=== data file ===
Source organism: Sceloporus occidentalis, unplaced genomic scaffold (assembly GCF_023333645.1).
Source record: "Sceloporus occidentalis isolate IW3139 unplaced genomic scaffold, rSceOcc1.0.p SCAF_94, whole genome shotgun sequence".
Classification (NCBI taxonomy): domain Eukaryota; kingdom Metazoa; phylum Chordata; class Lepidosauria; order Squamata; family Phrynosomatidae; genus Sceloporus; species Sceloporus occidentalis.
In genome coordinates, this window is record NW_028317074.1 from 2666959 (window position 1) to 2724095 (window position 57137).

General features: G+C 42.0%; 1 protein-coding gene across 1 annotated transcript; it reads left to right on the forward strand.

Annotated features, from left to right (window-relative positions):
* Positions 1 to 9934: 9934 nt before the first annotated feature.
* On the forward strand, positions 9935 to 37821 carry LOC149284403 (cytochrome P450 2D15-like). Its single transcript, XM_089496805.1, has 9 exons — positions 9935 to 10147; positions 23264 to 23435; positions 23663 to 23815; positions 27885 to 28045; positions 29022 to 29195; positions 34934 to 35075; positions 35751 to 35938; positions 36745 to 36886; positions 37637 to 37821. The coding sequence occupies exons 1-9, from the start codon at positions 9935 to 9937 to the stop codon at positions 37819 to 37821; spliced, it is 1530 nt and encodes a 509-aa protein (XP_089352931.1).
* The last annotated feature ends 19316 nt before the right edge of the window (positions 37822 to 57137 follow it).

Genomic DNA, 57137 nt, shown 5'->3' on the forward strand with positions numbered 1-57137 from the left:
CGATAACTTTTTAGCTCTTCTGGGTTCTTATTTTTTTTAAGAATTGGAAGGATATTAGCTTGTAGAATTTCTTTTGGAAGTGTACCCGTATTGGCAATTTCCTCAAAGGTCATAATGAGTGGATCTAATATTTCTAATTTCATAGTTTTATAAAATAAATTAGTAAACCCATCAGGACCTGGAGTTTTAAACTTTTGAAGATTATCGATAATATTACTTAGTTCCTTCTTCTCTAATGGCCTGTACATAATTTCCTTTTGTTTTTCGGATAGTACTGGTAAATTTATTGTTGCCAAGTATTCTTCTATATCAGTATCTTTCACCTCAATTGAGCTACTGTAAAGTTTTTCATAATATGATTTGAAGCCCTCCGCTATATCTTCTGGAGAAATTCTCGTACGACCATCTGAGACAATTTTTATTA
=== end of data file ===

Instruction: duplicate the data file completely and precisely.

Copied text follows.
Source organism: Sceloporus occidentalis, unplaced genomic scaffold (assembly GCF_023333645.1).
Source record: "Sceloporus occidentalis isolate IW3139 unplaced genomic scaffold, rSceOcc1.0.p SCAF_94, whole genome shotgun sequence".
Classification (NCBI taxonomy): domain Eukaryota; kingdom Metazoa; phylum Chordata; class Lepidosauria; order Squamata; family Phrynosomatidae; genus Sceloporus; species Sceloporus occidentalis.
In genome coordinates, this window is record NW_028317074.1 from 2666959 (window position 1) to 2724095 (window position 57137).

General features: G+C 42.0%; 1 protein-coding gene across 1 annotated transcript; it reads left to right on the forward strand.

Annotated features, from left to right (window-relative positions):
* Positions 1 to 9934: 9934 nt before the first annotated feature.
* On the forward strand, positions 9935 to 37821 carry LOC149284403 (cytochrome P450 2D15-like). Its single transcript, XM_089496805.1, has 9 exons — positions 9935 to 10147; positions 23264 to 23435; positions 23663 to 23815; positions 27885 to 28045; positions 29022 to 29195; positions 34934 to 35075; positions 35751 to 35938; positions 36745 to 36886; positions 37637 to 37821. The coding sequence occupies exons 1-9, from the start codon at positions 9935 to 9937 to the stop codon at positions 37819 to 37821; spliced, it is 1530 nt and encodes a 509-aa protein (XP_089352931.1).
* The last annotated feature ends 19316 nt before the right edge of the window (positions 37822 to 57137 follow it).

Genomic DNA, 57137 nt, shown 5'->3' on the forward strand with positions numbered 1-57137 from the left:
CGATAACTTTTTAGCTCTTCTGGGTTCTTATTTTTTTTAAGAATTGGAAGGATATTAGCTTGTAGAATTTCTTTTGGAAGTGTACCCGTATTGGCAATTTCCTCAAAGGTCATAATGAGTGGATCTAATATTTCTAATTTCATAGTTTTATAAAATAAATTAGTAAACCCATCAGGACCTGGAGTTTTAAACTTTTGAAGATTATCGATAATATTACTTAGTTCCTTCTTCTCTAATGGCCTGTACATAATTTCCTTTTGTTTTTCGGATAGTACTGGTAAATTTATTGTTGCCAAGTATTCTTCTATATCAGTATCTTTCACCTCAATTGAGCTACTGTAAAGTTTTTCATAATATGATTTGAAGCCCTCCGCTATATCTTCTGGAGAAATTCTCGTACGACCATCTGAGACAATTTTTATTA